They found large amounts of weapons and ammunition, along with reading material promoting white supremacy, but Gordon Kahl was not there.
The next day, law enforcement and SWAT teams looked for Kahl throughout Ashley, about 110 miles southeast of Bismarck. Kahl was still nowhere to be found.
Following that, a command center was set up in Jamestown to coordinate the search. The Marshals Service also offered a $25,000 reward for information leading to Kahl’s arrest. There were no takers.
Meanwhile, Gordon Kahl’s wife, Joan Kahl, made a tearful plea in front of television news cameras for her husband to give himself up.
“Please, Gordon. Please. They won’t hurt you,” Joan Kahl said. “I’ve been treated real well here. Our son is in critical condition. Two men are dead. Others are going to be hurt. I don’t want you dead, too. Please. I can’t take any more.”
Three weeks after the shootout, all four members of the Medina Police Department were fired by the city council. Two of them, Police Chief Darrell Graf and Schnabel, were involved with the shootout.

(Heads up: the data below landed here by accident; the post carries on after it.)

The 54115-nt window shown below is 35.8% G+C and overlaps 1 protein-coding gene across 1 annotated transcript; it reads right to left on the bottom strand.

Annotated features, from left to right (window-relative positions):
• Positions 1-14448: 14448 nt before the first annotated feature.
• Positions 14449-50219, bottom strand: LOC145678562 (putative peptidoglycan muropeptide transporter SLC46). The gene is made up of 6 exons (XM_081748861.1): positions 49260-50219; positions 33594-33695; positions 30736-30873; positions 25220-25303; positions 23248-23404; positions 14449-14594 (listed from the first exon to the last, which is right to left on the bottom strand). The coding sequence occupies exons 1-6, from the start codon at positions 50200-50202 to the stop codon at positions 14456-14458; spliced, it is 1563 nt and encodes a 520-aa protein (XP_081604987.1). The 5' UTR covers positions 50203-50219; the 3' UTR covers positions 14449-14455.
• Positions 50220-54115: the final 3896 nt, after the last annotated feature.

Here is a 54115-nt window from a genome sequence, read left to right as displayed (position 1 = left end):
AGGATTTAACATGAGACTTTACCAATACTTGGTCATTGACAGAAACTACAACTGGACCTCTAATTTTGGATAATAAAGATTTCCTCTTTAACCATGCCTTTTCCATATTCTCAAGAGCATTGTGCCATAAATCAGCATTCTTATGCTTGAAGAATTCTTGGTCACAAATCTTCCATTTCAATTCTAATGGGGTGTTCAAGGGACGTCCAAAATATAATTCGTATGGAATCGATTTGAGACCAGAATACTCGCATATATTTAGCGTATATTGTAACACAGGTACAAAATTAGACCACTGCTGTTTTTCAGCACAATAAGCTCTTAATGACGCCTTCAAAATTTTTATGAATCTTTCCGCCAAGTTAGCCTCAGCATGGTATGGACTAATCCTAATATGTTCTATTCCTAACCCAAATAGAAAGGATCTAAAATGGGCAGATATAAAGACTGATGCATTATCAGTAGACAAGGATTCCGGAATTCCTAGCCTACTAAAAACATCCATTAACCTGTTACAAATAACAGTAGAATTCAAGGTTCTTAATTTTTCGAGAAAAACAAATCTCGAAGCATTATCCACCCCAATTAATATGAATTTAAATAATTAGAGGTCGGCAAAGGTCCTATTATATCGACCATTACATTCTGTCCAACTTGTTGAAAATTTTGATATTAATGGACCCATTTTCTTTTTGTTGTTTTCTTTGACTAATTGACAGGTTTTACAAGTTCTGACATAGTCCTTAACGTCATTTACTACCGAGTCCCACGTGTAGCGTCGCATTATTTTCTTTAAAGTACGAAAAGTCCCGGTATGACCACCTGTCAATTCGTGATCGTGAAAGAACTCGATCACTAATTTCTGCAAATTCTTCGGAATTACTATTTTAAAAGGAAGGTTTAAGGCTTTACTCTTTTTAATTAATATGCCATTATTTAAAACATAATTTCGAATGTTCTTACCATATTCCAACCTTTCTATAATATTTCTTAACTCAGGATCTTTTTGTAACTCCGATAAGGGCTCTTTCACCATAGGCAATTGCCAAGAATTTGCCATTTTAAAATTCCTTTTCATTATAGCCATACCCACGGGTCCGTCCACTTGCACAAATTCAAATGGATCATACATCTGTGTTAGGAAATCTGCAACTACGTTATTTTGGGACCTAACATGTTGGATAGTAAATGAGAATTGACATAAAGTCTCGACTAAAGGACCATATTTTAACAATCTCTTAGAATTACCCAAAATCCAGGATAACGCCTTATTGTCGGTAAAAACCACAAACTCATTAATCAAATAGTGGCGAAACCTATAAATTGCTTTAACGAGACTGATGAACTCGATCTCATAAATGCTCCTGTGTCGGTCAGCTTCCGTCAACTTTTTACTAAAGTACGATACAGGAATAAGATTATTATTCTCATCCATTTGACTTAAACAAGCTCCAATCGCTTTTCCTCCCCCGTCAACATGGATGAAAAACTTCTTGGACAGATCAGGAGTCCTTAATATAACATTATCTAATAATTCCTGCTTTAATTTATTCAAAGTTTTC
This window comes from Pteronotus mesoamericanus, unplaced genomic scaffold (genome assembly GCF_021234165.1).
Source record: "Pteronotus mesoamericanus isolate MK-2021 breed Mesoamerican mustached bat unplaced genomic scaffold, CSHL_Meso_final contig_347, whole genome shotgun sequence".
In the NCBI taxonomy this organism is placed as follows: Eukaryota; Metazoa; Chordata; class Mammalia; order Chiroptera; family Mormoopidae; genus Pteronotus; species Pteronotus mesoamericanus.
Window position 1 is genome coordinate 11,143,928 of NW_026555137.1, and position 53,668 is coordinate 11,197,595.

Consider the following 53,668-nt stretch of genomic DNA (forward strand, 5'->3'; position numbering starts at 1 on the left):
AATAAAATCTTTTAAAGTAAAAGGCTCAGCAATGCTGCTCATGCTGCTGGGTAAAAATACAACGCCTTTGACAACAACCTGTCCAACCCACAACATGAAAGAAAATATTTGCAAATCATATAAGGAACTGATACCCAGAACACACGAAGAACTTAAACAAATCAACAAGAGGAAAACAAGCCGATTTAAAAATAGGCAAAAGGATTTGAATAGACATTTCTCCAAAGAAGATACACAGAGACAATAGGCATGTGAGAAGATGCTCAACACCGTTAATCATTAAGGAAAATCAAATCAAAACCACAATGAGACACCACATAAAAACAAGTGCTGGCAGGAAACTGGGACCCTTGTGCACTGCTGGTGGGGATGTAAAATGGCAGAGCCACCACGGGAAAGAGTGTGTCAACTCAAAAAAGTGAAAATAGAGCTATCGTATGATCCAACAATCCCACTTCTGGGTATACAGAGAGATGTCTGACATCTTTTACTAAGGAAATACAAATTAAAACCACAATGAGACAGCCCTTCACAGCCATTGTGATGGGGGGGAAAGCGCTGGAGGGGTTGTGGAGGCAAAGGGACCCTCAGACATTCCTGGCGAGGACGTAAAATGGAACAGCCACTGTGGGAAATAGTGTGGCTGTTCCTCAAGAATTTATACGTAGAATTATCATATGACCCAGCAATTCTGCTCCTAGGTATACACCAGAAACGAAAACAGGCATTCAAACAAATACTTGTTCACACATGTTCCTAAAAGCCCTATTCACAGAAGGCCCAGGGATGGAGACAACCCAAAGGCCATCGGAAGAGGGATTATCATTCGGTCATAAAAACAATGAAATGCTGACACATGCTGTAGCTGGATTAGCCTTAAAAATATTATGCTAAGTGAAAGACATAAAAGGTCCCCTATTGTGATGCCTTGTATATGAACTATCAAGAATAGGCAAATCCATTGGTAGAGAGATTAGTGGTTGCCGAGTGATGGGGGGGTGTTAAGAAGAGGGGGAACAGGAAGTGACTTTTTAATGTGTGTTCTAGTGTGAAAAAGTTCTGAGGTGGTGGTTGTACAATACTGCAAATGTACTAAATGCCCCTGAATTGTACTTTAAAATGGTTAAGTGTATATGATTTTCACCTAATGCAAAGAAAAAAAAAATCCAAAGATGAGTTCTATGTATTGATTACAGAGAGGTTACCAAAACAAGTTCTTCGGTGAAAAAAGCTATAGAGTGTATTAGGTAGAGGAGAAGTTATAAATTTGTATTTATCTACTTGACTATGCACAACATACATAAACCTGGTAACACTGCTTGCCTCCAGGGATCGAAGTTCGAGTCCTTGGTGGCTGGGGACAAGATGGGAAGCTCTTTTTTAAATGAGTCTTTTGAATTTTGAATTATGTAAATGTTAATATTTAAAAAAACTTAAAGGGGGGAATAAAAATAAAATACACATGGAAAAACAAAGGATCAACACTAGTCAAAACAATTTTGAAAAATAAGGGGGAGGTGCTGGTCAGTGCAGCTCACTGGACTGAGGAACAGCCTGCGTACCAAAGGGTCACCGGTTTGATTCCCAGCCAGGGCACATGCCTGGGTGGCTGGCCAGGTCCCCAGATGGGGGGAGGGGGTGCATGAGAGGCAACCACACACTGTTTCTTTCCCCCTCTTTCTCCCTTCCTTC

“The mayor fired us without asking what happened,” Graf said.
He tried to move on, but that wasn’t possible. He eventually trained firefighters as a volunteer.
“The shootout destroyed my life,” Graf said. “I couldn’t apply for a job anywhere. If they saw I was the Medina Police Chief, I wasn’t going to get hired. My health is shot. My post-traumatic stress is severe. I’ve had counseling for 39 years.”
On the legal front, things were moving quickly. Yorie Kahl and Scott Faul were charged with two counts of murder, five counts of assault and one count of harboring a fugitive.
Broer was charged with assault, conspiracy and harboring a fugitive.
Joan Kahl was charged with conspiracy and harboring a fugitive.
Wegner pleaded guilty to interfering with law enforcement and promised to testify for the government. He was placed on probation for two years.
On May 12, 1983, just three months after the shootout, the trial started in Fargo federal court. Gordon Kahl was still in hiding, and his whereabouts were unknown to law enforcement.